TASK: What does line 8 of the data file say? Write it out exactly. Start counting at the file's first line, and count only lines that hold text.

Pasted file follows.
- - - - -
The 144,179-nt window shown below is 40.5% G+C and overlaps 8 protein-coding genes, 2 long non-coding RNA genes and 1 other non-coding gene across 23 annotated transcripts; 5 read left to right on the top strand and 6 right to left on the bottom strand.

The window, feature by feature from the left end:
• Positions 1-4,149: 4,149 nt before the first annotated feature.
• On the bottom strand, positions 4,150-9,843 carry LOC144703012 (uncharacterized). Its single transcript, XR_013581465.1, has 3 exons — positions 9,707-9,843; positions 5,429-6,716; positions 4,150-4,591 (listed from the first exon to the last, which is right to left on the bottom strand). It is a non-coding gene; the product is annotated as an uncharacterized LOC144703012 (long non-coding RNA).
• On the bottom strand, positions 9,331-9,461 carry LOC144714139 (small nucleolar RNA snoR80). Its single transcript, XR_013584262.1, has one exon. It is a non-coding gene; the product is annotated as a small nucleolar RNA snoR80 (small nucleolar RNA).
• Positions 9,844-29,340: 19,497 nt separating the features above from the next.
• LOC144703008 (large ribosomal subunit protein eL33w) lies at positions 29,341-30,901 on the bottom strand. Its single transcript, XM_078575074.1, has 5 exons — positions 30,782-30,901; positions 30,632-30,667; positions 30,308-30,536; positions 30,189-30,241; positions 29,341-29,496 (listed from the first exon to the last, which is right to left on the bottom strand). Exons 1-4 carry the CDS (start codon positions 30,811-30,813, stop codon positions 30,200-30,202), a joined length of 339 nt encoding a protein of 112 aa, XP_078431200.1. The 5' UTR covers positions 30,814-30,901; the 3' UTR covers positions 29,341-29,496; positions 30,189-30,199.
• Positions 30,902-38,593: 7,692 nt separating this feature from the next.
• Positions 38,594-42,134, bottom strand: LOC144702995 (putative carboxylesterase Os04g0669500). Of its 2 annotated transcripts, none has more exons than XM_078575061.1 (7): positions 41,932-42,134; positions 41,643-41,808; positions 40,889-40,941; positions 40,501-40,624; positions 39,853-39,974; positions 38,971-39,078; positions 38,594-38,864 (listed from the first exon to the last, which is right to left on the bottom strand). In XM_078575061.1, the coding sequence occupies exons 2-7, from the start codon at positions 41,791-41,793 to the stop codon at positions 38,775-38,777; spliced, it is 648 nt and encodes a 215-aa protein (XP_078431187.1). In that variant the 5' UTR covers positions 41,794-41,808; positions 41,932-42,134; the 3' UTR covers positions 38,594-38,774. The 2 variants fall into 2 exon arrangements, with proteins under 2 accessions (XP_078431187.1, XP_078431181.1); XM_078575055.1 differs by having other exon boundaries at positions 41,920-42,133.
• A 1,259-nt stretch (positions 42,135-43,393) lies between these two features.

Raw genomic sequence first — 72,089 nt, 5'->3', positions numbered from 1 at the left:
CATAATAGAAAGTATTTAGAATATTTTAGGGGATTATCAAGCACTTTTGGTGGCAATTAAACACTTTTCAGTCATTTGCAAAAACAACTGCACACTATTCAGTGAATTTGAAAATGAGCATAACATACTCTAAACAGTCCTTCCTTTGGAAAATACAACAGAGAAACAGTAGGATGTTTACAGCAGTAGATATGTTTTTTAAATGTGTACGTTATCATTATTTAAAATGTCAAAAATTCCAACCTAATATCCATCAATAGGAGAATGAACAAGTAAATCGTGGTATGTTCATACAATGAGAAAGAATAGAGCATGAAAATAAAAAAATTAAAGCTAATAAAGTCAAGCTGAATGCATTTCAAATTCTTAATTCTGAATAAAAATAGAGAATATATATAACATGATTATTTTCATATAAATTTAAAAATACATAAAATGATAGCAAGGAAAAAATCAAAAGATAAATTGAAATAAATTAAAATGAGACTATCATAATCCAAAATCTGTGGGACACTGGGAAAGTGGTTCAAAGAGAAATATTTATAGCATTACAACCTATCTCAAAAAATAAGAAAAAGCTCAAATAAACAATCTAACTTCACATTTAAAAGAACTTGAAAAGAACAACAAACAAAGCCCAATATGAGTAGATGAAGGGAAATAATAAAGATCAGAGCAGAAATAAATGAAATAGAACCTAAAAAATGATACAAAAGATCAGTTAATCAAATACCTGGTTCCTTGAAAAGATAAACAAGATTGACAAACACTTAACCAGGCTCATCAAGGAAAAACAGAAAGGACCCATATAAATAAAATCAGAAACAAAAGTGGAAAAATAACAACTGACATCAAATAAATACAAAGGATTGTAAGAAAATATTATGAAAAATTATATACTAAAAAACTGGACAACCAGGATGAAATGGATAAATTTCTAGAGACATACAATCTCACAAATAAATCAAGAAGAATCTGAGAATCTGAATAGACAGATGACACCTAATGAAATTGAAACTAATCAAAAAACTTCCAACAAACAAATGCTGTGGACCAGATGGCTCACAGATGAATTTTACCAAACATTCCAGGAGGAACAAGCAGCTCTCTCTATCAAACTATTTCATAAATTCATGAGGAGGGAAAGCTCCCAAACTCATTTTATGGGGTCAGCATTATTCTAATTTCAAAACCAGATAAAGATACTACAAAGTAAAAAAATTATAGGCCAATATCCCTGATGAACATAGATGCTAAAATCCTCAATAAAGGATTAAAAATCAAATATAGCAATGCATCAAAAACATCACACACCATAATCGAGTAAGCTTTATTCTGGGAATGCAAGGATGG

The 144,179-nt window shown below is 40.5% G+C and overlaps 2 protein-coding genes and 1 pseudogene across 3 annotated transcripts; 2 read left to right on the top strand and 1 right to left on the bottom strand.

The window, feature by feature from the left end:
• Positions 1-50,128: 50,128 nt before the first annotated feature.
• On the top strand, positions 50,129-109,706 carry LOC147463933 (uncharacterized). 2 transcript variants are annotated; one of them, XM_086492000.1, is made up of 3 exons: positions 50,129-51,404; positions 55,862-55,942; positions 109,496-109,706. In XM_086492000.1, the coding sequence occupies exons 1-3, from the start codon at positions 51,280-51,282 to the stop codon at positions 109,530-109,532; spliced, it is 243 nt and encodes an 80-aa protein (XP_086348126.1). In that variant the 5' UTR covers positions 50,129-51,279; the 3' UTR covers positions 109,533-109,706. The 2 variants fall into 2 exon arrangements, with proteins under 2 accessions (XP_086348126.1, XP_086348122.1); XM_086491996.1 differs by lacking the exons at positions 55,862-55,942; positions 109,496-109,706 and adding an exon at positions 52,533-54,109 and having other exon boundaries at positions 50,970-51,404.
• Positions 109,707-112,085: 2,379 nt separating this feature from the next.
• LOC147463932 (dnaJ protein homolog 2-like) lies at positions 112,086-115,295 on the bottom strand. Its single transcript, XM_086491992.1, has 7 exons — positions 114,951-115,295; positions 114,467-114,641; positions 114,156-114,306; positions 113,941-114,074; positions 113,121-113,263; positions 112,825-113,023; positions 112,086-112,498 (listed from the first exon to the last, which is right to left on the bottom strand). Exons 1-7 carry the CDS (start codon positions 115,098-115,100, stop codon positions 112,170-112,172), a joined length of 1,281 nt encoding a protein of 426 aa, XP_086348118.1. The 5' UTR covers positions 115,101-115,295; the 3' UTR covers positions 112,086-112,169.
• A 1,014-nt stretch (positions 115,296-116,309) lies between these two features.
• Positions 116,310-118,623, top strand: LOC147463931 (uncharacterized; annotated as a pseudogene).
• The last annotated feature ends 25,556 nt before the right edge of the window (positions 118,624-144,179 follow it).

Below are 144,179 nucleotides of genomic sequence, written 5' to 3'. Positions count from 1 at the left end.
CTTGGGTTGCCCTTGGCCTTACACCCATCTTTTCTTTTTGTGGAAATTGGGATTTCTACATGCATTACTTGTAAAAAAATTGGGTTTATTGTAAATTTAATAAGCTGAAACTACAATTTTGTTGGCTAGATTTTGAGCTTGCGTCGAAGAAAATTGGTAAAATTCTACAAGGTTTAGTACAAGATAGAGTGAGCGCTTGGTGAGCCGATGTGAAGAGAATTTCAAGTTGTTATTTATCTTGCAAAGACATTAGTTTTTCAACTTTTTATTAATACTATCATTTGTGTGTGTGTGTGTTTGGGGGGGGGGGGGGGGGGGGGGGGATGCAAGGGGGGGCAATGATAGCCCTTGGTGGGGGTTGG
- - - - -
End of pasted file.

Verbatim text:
• Positions 30,902-38,593: 7,692 nt separating this feature from the next.